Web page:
As Leonardo DiCaprio and Lily Gladstone team up with director Martin Scorsese for autumn’s biggest epic, murder, mystery and missing millions are all in play. Yet, with Killers of the Flower Moon, which arrives in the Philippines on October 18, the actors tell Afua Hirsch their mission was to bring a shocking 100-year-old tale to the screen.
At first glance, it’s a classic scene from the heyday of Hollywood’s golden era. A glamorous movie-star couple glide across a dressing room, as if poised to step out into a star-studded summer night. She, swanlike in a pleated, white Chloé gown, her long dark hair falling around her shoulders; he, suntanned and sharply suited, sauntering towards her admiringly.
He, however, is Leonardo DiCaprio, 48, rarely interviewed, currently biting into a dense, doughy cookie, so plump it’s almost a scone. She is Lily Gladstone, 37, soon to be one of the most talked-about talents in Hollywood. They have been brought together by one of 2023’s most anticipated cinematic events: Killers of the Flower Moon, the Apple TV+ feature film, directed by Martin Scorsese on a reported £160 million budget, that tells the true story of the injustice experienced by the Osage nation of Native Americans.
DiCaprio and Gladstone play real-life husband and wife Ernest and Mollie Burkhart, an interracial couple living on the Osage Reservation in 1920s Oklahoma, at a time of tumultuous change. DiCaprio is remarkable as a First World War veteran hoping – like so many poor, aspirational white men of the era – to find his fortune in the Osage oil boom. But it is Gladstone, herself a proud Native American, and who grew up on the Blackfeet Indian Reservation that straddles northern Montana and the Canadian border, who is the film’s breakout star. “Lily is absolutely astonishing in this movie,” DiCaprio says, in his instantly recognisable California drawl, both breezy and decisive. “She carries the entire film and the story.”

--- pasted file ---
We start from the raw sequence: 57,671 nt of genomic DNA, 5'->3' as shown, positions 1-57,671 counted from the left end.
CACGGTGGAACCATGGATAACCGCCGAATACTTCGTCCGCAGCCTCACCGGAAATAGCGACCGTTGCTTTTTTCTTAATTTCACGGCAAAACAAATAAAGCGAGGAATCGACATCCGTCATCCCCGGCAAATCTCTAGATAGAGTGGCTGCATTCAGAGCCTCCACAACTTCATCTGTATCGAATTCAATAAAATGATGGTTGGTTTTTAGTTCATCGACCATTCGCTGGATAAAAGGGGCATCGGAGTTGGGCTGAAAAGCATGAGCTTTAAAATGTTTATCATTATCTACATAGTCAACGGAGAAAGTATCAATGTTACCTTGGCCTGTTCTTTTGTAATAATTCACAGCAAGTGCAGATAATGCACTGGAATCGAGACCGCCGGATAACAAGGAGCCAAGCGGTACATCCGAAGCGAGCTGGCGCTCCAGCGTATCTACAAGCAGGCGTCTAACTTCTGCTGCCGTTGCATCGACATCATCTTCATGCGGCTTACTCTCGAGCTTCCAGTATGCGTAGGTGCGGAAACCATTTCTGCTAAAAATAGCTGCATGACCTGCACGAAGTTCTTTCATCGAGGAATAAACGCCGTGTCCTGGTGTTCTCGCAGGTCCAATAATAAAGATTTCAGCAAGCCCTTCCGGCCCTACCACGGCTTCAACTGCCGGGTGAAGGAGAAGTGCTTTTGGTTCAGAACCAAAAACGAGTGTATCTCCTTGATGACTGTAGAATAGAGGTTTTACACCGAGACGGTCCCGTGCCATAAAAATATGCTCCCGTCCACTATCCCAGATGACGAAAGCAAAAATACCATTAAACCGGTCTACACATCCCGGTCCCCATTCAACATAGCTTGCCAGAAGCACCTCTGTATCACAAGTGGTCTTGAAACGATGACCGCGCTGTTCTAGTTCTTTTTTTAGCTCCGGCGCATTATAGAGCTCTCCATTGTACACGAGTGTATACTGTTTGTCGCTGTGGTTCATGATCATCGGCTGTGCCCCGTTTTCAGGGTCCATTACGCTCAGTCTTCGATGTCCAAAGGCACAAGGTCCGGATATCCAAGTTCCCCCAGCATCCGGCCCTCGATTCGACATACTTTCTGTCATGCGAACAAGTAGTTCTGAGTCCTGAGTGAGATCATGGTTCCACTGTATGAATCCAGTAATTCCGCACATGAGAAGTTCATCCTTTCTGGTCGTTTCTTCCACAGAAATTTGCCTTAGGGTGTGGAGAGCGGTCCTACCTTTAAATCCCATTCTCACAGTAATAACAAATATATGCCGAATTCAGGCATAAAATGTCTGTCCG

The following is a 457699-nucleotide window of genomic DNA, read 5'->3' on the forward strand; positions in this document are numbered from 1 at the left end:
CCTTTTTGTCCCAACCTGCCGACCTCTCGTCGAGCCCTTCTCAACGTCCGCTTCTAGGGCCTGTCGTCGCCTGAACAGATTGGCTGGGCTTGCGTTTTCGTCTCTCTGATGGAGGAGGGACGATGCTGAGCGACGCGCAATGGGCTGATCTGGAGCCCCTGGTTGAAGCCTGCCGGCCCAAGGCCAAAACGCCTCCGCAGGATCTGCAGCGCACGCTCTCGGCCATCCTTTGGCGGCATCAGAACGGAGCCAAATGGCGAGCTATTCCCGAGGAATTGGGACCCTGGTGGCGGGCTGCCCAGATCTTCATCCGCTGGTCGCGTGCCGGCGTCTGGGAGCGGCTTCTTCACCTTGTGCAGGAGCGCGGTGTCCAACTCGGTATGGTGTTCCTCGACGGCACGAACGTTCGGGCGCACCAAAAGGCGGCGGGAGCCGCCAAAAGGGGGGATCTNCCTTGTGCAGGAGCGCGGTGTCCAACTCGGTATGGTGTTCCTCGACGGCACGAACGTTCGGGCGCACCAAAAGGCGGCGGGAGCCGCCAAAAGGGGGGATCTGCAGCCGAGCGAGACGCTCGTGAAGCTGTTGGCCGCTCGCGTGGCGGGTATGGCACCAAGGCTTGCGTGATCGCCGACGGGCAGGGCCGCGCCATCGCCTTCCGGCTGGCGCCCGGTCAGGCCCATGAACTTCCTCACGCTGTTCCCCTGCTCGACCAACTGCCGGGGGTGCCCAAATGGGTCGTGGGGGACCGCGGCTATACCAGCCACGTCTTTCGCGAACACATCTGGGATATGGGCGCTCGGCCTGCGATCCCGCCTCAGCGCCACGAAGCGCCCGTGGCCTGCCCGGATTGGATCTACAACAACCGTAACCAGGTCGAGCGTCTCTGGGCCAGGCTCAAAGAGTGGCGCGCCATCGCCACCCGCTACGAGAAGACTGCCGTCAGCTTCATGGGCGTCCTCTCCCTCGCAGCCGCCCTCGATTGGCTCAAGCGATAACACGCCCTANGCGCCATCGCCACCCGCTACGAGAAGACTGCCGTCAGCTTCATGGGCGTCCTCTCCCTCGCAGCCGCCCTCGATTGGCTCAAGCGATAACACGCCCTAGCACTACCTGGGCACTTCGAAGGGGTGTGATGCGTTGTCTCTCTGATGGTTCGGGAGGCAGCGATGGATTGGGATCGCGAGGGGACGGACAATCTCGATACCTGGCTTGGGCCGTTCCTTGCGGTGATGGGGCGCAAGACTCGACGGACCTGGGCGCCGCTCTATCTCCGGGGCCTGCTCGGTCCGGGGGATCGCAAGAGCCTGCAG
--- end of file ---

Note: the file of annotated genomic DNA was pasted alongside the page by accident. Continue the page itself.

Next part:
We are chatting in a photo studio in SoHo, New York, on the set of Vogue’s shoot, amid rows of accessories, many made by Native designers. Among them: exquisite earrings from Hopi artist Don Supplee, of the Sun Clan; a dentalium-shell necklace by member of the Crow nation Elias Jade Not Afraid; an intricate wool blanket by Louie Gong (Nooksack) for Eighth Generation. The opulence surrounding us feels fitting: thanks to the oil boom, for a time in the early 20th century the Osage were not only wealthy, but the richest people in the world per capita. As a viewer, I tell the pair, witnessing a world in which it’s people of colour who are the affluent Americans is one of the most moving and exhilarating aspects of the film.
“I was so excited,” Gladstone begins, before recalibrating. Growing up in the late ’80s and early ’90s, her family left their reservation, in part because of the economic hardship there. “Excited and so heartbroken,” she continues. “It’s like, why didn’t it stay this way?”
We have descended from the studio floor, down a private staircase, into a simple but comfortable green room, furnished with a sofa, chairs, plentiful snacks and an alarmingly loud air-conditioning unit. The pair have changed from their shoot looks – “A little outside my comfort zone,” Leo admits – to black T-shirts and jeans.